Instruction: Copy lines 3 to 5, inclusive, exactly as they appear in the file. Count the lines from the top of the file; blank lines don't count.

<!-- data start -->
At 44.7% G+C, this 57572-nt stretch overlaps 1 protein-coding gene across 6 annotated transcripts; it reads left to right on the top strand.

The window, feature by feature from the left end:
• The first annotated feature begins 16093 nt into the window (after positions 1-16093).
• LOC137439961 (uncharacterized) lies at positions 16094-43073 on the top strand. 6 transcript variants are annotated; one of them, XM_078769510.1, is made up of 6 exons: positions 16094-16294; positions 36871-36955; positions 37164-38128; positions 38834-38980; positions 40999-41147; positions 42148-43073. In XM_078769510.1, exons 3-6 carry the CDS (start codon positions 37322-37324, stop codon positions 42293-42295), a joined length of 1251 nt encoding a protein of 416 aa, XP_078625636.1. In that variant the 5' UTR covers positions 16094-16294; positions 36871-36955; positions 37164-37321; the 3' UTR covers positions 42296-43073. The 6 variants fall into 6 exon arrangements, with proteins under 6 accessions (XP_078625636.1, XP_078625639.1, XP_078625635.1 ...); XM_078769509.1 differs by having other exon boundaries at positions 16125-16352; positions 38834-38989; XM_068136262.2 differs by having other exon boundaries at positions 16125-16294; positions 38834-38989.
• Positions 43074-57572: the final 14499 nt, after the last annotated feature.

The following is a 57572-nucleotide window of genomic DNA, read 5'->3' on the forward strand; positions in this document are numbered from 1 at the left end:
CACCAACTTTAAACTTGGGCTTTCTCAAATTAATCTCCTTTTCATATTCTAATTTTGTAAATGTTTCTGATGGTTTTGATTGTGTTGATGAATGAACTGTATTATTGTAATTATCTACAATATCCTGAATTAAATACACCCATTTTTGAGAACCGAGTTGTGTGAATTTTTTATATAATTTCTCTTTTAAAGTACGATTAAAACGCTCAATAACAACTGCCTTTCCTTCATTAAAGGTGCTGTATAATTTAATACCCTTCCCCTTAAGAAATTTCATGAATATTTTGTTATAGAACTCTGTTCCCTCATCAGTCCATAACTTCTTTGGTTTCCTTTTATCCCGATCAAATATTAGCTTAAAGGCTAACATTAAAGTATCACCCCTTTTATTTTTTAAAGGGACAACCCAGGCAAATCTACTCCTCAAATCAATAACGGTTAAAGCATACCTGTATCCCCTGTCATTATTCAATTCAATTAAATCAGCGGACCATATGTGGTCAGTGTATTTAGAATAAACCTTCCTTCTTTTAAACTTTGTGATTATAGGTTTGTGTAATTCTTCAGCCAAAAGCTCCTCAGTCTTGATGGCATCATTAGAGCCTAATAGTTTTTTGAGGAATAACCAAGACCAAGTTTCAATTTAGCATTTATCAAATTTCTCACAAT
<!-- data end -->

• The first annotated feature begins 16093 nt into the window (after positions 1-16093).
• LOC137439961 (uncharacterized) lies at positions 16094-43073 on the top strand. 6 transcript variants are annotated; one of them, XM_078769510.1, is made up of 6 exons: positions 16094-16294; positions 36871-36955; positions 37164-38128; positions 38834-38980; positions 40999-41147; positions 42148-43073. In XM_078769510.1, exons 3-6 carry the CDS (start codon positions 37322-37324, stop codon positions 42293-42295), a joined length of 1251 nt encoding a protein of 416 aa, XP_078625636.1. In that variant the 5' UTR covers positions 16094-16294; positions 36871-36955; positions 37164-37321; the 3' UTR covers positions 42296-43073. The 6 variants fall into 6 exon arrangements, with proteins under 6 accessions (XP_078625636.1, XP_078625639.1, XP_078625635.1 ...); XM_078769509.1 differs by having other exon boundaries at positions 16125-16352; positions 38834-38989; XM_068136262.2 differs by having other exon boundaries at positions 16125-16294; positions 38834-38989.
• Positions 43074-57572: the final 14499 nt, after the last annotated feature.